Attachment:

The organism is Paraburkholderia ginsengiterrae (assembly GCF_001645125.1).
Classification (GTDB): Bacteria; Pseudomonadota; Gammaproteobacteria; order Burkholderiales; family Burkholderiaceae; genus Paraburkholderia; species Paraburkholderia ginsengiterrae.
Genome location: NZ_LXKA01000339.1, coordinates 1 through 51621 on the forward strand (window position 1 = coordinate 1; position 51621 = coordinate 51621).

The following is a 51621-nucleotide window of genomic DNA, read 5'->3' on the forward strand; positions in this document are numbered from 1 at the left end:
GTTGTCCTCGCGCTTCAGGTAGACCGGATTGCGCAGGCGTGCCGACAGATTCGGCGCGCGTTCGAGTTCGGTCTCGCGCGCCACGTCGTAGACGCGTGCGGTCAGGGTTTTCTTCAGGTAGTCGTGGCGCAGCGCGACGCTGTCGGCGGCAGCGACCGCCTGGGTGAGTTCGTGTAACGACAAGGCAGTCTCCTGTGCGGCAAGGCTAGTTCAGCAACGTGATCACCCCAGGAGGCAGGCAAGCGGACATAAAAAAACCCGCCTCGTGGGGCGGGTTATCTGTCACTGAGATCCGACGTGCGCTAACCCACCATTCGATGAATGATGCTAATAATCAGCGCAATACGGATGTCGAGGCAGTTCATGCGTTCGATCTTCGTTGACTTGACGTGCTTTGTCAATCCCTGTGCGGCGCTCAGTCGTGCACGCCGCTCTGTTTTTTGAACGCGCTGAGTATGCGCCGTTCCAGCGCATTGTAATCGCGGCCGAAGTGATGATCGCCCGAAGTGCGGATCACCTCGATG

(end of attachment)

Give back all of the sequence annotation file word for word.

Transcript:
The organism is Paraburkholderia ginsengiterrae (assembly GCF_001645125.1).
Classification (GTDB): Bacteria; Pseudomonadota; Gammaproteobacteria; order Burkholderiales; family Burkholderiaceae; genus Paraburkholderia; species Paraburkholderia ginsengiterrae.
Genome location: NZ_LXKA01000339.1, coordinates 1 through 51621 on the forward strand (window position 1 = coordinate 1; position 51621 = coordinate 51621).

The following is a 51621-nucleotide window of genomic DNA, read 5'->3' on the forward strand; positions in this document are numbered from 1 at the left end:
GTTGTCCTCGCGCTTCAGGTAGACCGGATTGCGCAGGCGTGCCGACAGATTCGGCGCGCGTTCGAGTTCGGTCTCGCGCGCCACGTCGTAGACGCGTGCGGTCAGGGTTTTCTTCAGGTAGTCGTGGCGCAGCGCGACGCTGTCGGCGGCAGCGACCGCCTGGGTGAGTTCGTGTAACGACAAGGCAGTCTCCTGTGCGGCAAGGCTAGTTCAGCAACGTGATCACCCCAGGAGGCAGGCAAGCGGACATAAAAAAACCCGCCTCGTGGGGCGGGTTATCTGTCACTGAGATCCGACGTGCGCTAACCCACCATTCGATGAATGATGCTAATAATCAGCGCAATACGGATGTCGAGGCAGTTCATGCGTTCGATCTTCGTTGACTTGACGTGCTTTGTCAATCCCTGTGCGGCGCTCAGTCGTGCACGCCGCTCTGTTTTTTGAACGCGCTGAGTATGCGCCGTTCCAGCGCATTGTAATCGCGGCCGAAGTGATGATCGCCCGAAGTGCGGATCACCTCGATG